lawful – and it is not. To accept one of these three men – Ted Cruz, Bobby
Jindal and Marco Rubio – as a legitimate Republican candidate for the
Presidency removes the possibility that Obama’s Presidency (and all of the
programs and appointments put in place under his pretend Administration) will
one day be declared unlawful because he was unqualified to be President (not a
natural born American). Think about it. What a great way to get rid of most of
the Obama Administration’s bad legislation, including Obama Care. If a
Republican candidate who is not a natural born American is accepted as the
legitimate Republican candidate, the possibility of one day declaring Obama’s
Presidency void due to natural born citizenship non-qualification is dead.
As for Donald Trump’s performance Thursday night, had I been
standing on the stage with him I would have raised my hand with him. There are
people running for the Republican nomination that I would not support just
because the Republican Party says this is the person they want elected to
office. They also recommended John Boehner and Mitch McConnell who have kept
none of the Republican promises made before the 2012 and 2014 elections.
I respect Trump for his honesty. What puts me off about The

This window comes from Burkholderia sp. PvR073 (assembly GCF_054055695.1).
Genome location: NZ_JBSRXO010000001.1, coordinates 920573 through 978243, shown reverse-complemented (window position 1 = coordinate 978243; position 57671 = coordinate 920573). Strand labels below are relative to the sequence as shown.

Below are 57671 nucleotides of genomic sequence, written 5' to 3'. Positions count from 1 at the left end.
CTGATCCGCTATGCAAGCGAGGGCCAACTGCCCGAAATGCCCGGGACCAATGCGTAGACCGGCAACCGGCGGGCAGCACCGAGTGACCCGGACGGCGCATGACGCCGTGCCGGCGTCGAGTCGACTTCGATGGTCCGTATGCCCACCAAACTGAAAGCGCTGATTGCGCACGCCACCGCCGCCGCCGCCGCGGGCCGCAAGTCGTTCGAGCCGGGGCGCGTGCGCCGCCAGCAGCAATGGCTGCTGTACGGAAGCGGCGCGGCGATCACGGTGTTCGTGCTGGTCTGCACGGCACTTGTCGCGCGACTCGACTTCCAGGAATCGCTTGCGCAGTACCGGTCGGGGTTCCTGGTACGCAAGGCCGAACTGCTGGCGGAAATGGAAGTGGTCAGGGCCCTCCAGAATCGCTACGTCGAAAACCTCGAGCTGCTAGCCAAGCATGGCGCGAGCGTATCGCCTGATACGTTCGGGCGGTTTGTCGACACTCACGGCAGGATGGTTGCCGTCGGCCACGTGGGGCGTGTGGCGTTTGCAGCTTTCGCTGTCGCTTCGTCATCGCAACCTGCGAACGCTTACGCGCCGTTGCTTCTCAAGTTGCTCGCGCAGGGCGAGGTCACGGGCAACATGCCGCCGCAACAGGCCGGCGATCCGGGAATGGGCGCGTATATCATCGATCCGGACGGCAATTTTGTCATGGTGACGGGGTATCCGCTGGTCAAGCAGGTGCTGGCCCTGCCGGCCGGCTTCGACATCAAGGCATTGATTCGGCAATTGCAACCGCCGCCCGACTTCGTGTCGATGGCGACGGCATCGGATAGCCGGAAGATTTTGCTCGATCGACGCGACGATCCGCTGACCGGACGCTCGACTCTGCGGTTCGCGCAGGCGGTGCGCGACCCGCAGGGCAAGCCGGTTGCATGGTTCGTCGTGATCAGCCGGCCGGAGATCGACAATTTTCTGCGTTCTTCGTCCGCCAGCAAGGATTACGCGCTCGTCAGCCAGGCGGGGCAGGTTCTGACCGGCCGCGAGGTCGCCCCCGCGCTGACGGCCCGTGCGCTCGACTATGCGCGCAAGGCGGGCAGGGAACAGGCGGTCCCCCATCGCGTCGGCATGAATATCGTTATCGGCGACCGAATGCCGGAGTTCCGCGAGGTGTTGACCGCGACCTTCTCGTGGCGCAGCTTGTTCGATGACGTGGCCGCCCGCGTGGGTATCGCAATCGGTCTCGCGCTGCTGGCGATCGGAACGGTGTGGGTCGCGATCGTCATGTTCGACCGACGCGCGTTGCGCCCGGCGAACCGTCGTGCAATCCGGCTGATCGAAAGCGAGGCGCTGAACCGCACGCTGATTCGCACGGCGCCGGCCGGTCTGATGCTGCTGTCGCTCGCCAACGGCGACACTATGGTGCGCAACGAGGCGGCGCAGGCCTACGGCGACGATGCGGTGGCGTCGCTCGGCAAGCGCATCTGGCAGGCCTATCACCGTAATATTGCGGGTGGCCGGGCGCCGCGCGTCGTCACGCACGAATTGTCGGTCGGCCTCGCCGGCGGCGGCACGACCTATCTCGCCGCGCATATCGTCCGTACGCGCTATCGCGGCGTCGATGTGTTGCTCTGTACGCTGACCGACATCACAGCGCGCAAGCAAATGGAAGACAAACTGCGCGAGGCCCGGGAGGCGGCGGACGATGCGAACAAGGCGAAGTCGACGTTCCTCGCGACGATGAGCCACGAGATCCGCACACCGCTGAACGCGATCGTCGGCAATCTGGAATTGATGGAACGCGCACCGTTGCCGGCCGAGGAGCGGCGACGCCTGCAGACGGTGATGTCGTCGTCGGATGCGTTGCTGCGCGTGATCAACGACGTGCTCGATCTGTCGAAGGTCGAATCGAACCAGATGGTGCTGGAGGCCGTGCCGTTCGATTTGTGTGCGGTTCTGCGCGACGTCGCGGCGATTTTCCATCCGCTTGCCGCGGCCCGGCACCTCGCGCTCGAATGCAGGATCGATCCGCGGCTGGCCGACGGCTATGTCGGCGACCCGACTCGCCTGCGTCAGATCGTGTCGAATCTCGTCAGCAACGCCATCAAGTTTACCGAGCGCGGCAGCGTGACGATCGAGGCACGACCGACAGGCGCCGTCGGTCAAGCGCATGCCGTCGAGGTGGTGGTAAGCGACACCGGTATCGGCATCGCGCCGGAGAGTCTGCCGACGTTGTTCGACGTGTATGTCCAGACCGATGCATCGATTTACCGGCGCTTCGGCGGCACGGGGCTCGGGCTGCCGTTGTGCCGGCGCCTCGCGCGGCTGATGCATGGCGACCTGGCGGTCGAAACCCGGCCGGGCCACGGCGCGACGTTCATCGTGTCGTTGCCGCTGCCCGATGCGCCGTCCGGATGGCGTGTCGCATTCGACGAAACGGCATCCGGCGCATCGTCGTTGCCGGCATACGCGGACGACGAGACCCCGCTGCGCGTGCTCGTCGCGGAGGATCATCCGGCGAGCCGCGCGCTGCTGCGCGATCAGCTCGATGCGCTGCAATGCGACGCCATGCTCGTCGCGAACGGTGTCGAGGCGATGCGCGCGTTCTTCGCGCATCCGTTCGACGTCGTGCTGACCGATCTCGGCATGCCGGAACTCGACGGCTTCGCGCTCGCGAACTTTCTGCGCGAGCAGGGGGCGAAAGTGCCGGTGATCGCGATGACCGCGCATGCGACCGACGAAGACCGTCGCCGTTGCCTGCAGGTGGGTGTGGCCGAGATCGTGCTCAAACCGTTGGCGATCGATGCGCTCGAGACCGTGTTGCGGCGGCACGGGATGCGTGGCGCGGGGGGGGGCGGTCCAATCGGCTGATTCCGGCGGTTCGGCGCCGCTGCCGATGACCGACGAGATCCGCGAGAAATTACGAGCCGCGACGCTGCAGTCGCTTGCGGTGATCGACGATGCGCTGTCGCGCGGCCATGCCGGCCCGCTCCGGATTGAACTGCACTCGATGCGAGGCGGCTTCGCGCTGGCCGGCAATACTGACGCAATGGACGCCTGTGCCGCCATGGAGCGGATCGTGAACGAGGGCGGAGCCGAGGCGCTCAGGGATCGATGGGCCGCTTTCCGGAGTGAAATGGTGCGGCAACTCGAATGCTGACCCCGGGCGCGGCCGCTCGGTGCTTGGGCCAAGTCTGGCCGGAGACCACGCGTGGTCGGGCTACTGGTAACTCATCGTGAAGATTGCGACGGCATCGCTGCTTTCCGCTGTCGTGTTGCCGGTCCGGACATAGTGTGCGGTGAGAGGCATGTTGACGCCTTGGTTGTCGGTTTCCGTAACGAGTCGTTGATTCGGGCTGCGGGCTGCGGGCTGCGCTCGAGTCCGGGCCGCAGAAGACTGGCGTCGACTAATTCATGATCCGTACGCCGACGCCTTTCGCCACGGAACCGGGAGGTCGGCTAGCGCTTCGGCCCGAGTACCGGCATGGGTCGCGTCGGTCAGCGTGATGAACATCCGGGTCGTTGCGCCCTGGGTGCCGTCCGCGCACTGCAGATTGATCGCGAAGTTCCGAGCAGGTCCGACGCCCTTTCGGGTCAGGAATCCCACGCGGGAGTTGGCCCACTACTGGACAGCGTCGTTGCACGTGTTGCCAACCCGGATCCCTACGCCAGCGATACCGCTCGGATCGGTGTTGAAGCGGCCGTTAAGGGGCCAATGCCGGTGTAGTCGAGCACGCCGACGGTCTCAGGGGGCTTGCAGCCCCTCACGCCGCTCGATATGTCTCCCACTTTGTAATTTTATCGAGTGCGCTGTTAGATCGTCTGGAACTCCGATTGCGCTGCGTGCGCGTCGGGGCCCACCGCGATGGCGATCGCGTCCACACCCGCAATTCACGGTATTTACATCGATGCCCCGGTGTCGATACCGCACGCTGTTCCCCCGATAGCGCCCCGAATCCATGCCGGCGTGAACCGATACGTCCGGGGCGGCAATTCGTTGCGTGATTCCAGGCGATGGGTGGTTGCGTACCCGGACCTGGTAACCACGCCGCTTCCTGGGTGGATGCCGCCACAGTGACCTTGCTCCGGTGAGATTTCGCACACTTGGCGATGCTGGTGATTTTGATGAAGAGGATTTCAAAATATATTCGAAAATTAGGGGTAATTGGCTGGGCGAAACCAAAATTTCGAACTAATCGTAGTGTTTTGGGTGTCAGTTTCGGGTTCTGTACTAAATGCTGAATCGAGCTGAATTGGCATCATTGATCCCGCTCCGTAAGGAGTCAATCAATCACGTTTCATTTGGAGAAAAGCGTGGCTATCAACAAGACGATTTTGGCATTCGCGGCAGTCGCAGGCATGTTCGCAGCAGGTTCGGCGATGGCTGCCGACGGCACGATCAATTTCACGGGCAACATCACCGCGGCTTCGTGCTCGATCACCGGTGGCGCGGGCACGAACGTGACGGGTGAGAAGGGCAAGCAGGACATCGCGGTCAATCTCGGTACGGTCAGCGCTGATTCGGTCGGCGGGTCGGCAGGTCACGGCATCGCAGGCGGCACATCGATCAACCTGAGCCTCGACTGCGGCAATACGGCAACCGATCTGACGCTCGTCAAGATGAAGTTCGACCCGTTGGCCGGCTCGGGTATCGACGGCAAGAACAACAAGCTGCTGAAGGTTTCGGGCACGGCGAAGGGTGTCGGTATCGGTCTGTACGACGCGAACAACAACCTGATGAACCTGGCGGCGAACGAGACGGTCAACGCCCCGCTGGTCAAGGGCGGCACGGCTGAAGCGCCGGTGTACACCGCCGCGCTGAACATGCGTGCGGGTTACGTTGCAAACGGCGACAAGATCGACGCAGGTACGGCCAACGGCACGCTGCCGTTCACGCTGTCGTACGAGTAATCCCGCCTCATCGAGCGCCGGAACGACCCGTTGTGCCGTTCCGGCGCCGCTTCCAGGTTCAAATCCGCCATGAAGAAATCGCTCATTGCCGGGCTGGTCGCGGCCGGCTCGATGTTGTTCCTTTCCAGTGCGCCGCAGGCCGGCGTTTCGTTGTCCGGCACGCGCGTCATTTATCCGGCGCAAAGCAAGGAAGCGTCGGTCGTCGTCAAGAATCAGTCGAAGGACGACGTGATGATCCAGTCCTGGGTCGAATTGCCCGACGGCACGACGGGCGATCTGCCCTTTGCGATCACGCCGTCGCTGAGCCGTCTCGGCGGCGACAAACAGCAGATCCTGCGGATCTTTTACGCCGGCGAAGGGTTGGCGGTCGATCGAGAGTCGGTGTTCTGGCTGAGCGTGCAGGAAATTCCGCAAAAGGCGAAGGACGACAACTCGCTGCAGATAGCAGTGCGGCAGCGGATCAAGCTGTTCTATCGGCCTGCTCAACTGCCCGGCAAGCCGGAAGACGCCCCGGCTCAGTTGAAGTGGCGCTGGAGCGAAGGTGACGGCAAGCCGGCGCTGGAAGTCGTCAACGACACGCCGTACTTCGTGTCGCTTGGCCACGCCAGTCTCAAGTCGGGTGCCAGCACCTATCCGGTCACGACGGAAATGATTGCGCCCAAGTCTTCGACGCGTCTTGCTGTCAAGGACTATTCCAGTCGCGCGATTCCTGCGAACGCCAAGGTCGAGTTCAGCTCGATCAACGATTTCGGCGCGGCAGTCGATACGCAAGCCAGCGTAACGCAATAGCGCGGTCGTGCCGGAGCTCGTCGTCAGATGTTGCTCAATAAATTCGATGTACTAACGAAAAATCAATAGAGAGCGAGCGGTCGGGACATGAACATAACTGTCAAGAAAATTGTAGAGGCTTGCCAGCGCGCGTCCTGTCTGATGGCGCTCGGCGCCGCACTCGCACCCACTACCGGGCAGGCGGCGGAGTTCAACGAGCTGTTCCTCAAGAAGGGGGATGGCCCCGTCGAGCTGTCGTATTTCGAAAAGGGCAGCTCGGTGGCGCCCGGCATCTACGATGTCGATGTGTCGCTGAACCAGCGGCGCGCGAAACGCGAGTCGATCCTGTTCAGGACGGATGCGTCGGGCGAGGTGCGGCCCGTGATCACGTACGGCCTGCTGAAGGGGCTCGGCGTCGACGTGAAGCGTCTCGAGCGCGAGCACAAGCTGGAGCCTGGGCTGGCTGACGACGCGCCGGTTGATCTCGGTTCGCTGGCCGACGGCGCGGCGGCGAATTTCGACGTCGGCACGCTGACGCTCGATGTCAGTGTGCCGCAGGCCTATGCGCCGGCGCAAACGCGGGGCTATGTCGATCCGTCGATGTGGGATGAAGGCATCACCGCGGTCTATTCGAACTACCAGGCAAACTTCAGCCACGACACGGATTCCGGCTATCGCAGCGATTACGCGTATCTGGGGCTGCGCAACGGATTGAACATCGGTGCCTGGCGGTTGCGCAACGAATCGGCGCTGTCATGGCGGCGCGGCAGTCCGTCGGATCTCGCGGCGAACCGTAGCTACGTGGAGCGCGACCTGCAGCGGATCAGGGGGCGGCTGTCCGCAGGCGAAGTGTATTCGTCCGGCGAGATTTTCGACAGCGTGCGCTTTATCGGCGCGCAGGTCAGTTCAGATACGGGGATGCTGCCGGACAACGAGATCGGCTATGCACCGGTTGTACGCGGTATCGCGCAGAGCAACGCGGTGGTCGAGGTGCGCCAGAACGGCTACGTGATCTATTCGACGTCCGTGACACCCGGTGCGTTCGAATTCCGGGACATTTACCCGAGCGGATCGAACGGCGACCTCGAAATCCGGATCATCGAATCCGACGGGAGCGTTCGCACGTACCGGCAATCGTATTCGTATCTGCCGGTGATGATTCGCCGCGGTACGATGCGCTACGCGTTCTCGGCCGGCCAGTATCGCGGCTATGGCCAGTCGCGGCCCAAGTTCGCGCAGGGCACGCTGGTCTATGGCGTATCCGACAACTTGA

Donald is that he relates himself to the problems of the world (rather than
relating the problems of the world to himself) That is a text book definition
of a narcissist and we’ve had more than six years of watching a narcissistic
President in action.
Trump may not be a narcissist. Maybe he relates himself to
the problems of the world because he lacks a record as Congressman or Senator
or Governor and his personal success is what he has to relate to when he speaks
of problems and solutions.
The Donald can dissipate the view many people have of him –
that of narcissist – by talking about solutions to problems rather than just
pointing out the problems and telling us how stupid politicians are. Though in
most instances he’s right telling us how stupid they are, it tells us nothing
of how he would have been smarter in solving the specific problems the “stupid”
politicians have failed to solve.
He can talk about how to create jobs, not just point out
something we all know: Jobs must be created. He can talk about how to stimulate
independent business growth, not just point out that the current Congress and
White House are destroying independent banks which removes access to credit needed
by independent businesses (which employs the largest percentage of America’s
workers). We’ll see if he has specific suggestions in mind or if his campaign
is just going to point out problems most of us know exist.
It’s hard for me to say this because when Carly Fiorina was
fired from Hewlett Packard, I wrote a relatively nasty article about her. After
watching the first debates, she stands out solidly as the best prepared, the
clearest thinking, the most knowledgeable candidate on the long list of
Republican candidates for the 2016 presidential race. We need to know more
I’m not into wars against women or feminism, but I think it
would be a riot if Republicans elected the first women President of the United
States of America... if a woman is the most qualified to hold that job.
© 2015 Marilyn M. Barnewall - All Rights Reserved